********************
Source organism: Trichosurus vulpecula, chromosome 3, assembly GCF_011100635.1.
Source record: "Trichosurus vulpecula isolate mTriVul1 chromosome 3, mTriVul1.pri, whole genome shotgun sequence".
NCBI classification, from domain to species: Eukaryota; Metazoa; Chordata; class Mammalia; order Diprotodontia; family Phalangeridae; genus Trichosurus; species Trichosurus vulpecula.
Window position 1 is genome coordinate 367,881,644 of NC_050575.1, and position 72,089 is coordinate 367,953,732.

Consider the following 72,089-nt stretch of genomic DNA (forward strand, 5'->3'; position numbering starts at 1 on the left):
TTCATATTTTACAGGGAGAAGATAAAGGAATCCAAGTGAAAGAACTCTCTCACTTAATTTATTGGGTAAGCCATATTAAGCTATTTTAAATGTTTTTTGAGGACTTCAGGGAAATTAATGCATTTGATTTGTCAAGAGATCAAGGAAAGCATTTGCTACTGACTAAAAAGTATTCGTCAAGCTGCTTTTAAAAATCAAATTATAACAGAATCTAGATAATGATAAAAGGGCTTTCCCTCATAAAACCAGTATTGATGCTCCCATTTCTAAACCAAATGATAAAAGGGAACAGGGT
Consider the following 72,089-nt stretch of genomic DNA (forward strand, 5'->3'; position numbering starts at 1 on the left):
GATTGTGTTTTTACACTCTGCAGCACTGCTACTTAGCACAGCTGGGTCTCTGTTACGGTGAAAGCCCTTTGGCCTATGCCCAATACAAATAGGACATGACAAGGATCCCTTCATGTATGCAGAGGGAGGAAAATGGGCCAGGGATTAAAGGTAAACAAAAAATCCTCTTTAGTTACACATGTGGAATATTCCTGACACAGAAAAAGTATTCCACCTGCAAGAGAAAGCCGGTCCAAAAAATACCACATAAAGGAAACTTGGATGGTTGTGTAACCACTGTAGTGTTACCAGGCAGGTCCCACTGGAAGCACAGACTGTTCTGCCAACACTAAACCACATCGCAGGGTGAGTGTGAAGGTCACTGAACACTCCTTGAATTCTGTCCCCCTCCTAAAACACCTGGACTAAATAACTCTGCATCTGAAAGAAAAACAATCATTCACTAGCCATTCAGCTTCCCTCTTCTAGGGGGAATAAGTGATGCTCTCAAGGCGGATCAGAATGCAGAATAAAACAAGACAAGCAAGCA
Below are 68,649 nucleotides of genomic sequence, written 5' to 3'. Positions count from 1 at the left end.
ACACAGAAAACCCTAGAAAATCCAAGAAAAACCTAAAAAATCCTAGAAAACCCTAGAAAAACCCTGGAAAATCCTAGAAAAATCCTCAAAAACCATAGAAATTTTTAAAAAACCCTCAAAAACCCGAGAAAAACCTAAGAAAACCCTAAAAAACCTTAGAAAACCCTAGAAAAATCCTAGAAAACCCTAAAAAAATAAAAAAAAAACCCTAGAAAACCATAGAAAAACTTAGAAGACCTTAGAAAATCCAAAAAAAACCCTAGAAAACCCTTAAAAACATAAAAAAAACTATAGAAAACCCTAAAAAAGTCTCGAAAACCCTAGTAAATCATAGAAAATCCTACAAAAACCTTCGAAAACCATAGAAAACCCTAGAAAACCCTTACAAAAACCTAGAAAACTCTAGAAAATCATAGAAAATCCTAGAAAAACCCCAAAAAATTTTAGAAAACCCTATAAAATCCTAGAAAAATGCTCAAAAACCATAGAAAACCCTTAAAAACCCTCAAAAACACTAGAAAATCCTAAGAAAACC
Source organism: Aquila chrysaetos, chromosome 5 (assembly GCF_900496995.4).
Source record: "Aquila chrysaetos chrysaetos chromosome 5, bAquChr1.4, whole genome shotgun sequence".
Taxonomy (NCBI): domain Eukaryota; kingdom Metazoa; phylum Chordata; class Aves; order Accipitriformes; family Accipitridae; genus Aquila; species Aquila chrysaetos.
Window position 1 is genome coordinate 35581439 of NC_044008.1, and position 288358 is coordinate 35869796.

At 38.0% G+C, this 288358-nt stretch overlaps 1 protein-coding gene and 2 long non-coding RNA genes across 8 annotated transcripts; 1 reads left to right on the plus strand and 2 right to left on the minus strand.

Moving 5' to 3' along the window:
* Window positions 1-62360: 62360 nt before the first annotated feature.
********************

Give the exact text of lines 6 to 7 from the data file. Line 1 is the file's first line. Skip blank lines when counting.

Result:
TTCATATTTTACAGGGAGAAGATAAAGGAATCCAAGTGAAAGAACTCTCTCACTTAATTTATTGGGTAAGCCATATTAAGCTATTTTAAATGTTTTTTGAGGACTTCAGGGAAATTAATGCATTTGATTTGTCAAGAGATCAAGGAAAGCATTTGCTACTGACTAAAAAGTATTCGTCAAGCTGCTTTTAAAAATCAAATTATAACAGAATCTAGATAATGATAAAAGGGCTTTCCCTCATAAAACCAGTATTGATGCTCCCATTTCTAAACCAAATGATAAAAGGGAACAGGGT
Consider the following 72,089-nt stretch of genomic DNA (forward strand, 5'->3'; position numbering starts at 1 on the left):